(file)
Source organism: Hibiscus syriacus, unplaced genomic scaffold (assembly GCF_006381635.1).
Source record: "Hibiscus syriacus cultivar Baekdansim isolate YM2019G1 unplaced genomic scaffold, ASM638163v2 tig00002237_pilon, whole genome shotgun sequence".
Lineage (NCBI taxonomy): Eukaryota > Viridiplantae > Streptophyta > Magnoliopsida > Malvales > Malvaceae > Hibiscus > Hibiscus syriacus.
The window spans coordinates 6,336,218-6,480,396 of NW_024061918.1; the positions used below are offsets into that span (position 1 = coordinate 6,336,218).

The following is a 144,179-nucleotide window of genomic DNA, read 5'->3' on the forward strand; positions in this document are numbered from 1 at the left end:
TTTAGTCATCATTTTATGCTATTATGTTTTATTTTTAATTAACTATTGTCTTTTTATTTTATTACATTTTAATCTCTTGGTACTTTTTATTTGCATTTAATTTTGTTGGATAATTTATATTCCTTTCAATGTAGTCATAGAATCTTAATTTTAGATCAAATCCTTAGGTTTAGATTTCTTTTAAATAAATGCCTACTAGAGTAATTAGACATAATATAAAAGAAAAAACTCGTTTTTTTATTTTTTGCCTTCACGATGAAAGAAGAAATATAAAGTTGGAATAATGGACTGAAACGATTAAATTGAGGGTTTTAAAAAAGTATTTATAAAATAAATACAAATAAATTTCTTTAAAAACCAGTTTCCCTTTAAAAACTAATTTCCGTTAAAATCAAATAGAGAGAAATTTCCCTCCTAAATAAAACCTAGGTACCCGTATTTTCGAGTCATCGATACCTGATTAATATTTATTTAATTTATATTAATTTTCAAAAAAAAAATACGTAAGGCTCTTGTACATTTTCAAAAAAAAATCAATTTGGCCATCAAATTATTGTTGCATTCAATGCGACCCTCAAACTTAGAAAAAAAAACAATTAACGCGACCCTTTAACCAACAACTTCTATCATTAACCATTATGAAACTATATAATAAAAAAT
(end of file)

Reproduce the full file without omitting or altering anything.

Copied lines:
Source organism: Hibiscus syriacus, unplaced genomic scaffold (assembly GCF_006381635.1).
Source record: "Hibiscus syriacus cultivar Baekdansim isolate YM2019G1 unplaced genomic scaffold, ASM638163v2 tig00002237_pilon, whole genome shotgun sequence".
Lineage (NCBI taxonomy): Eukaryota > Viridiplantae > Streptophyta > Magnoliopsida > Malvales > Malvaceae > Hibiscus > Hibiscus syriacus.
The window spans coordinates 6,336,218-6,480,396 of NW_024061918.1; the positions used below are offsets into that span (position 1 = coordinate 6,336,218).

The following is a 144,179-nucleotide window of genomic DNA, read 5'->3' on the forward strand; positions in this document are numbered from 1 at the left end:
TTTAGTCATCATTTTATGCTATTATGTTTTATTTTTAATTAACTATTGTCTTTTTATTTTATTACATTTTAATCTCTTGGTACTTTTTATTTGCATTTAATTTTGTTGGATAATTTATATTCCTTTCAATGTAGTCATAGAATCTTAATTTTAGATCAAATCCTTAGGTTTAGATTTCTTTTAAATAAATGCCTACTAGAGTAATTAGACATAATATAAAAGAAAAAACTCGTTTTTTTATTTTTTGCCTTCACGATGAAAGAAGAAATATAAAGTTGGAATAATGGACTGAAACGATTAAATTGAGGGTTTTAAAAAAGTATTTATAAAATAAATACAAATAAATTTCTTTAAAAACCAGTTTCCCTTTAAAAACTAATTTCCGTTAAAATCAAATAGAGAGAAATTTCCCTCCTAAATAAAACCTAGGTACCCGTATTTTCGAGTCATCGATACCTGATTAATATTTATTTAATTTATATTAATTTTCAAAAAAAAAATACGTAAGGCTCTTGTACATTTTCAAAAAAAAATCAATTTGGCCATCAAATTATTGTTGCATTCAATGCGACCCTCAAACTTAGAAAAAAAAACAATTAACGCGACCCTTTAACCAACAACTTCTATCATTAACCATTATGAAACTATATAATAAAAAAT